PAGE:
Kukla's Korner Hockey
From Rich Chere at the Star-Ledger,
John Madden said it is very unlikely he will be in the lineup tonight at the Prudential Center because of the risk involved with the skate cut on his right ankle.
“It’s just in a bad spot,” Madden said yesterday after missing a second straight day of practice. “There would definitely be contact with my ankle. Where the cut is, it keeps rubbing. Who knows what could happen?”
If the cut is reopened and with sweat inside his skate boot, Madden’s ankle could become infected and he would be lost for a much longer period of time. That’s a risk the Devils would rather not take.
...and more on the race in the Atlantic Division.
from Damien Cox at ESPN,
While the NHL was battling through the first 30 games of its schedule, both Scott Niedermayer and Ty Conklin were mostly sitting around.
Niedermayer was trying to figure out whether at age 34 he’d had enough of pro hockey and needed to look elsewhere for new challenges.
Conklin, meanwhile, was the third-string goalie of the Pittsburgh Penguins, probably wondering whether at age 31 he was ever going to get a serious NHL chance again.
Yet, here we are now in mid-January, and the impact these two players have had on this season in the past month is remarkable.
This week, Luc Robitaille of the LA Kings will be hosting a Celebrity Shoot-Out—a charity event in Utah to raise money for a spinal care center there.
This is just one of the many ways Robitaille involves himself in charitable causes; not only just throwing money onto a collection plate, but getting involved in a very personal, hands-on way. From Mike G. Morreale at NHL.com,
”Following Hurricane Katrina (in 2005), my wife and I started our own foundation (Shelter for Serenity) and actually went to New Orleans, picked up a bunch of families and brought them back to live in our house in Utah,’’ Robitaille told NHL.com. “We wanted to provide them a chance to restart their lives. But during this process, we realized that the people most affected and in need of help were the children. The kids were the ones at risk since they came mostly from poor families.’’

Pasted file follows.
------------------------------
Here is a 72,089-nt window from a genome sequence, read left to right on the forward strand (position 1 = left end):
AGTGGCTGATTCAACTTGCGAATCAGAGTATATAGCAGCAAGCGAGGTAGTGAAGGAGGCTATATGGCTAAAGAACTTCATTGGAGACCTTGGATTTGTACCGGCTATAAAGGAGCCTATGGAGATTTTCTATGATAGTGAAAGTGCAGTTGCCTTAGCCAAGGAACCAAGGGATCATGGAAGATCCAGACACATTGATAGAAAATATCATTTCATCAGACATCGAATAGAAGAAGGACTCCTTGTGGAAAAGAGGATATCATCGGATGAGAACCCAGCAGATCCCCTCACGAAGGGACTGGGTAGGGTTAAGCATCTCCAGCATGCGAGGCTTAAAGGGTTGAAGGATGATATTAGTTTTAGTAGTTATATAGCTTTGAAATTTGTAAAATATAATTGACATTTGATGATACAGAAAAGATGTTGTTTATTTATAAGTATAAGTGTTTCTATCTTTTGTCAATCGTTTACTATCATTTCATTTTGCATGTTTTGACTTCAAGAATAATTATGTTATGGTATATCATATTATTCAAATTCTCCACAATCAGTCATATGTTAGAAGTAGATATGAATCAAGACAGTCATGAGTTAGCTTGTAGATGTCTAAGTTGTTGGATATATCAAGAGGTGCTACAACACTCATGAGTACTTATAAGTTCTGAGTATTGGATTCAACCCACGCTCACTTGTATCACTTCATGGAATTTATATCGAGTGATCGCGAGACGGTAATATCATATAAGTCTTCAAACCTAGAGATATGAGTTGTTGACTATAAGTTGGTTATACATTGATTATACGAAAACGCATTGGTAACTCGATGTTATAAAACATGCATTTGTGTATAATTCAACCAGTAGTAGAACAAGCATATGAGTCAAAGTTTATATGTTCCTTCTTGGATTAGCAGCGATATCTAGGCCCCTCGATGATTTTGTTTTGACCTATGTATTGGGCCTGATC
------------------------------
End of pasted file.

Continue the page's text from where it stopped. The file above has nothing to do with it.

continued with much more about Robitaille’s various personal and team commitments to good causes.
from John Romano of the St. Petersburg Times,
The scores are no longer important. The standings mean even less.
For too long we have been lost in the day-to-day travails of the Lightning. Hoping, wishing and praying in something we probably understood was a lie. It is time, finally, to face the truth.
The Lightning is great no more. It is not even particularly good. And until the organization recognizes that and starts adjusting accordingly, this devotion to mediocrity will continue.
Update 12:29pm ET: From Erik Erlendsson at TBO.com,
Here’s a quick thought on my part - I know it’s not a great shock considering the way things have gone this year, but it’s time to bag the season, look to sell off and find some draft picks/prospects to get back in return for some players. I don’t mean any of the big three because I just don’t see that happening at this point, but there are certainly players that could provide a boost for a playoff team - such as Vinny Prospal, Filip Kuba and possibly even Dan Boyle should he return to form since he is in a contract year.
from Terry Jones of the Edmonton Sun,
How do you explain why a half dozen professional hockey players can show up without their helmets screwed on straight for a game like last night?
How can a team like the Edmonton Oilers not have everybody going from the get-go for a game against the worst team in the NHL—especially while riding a four-game winning streak at home?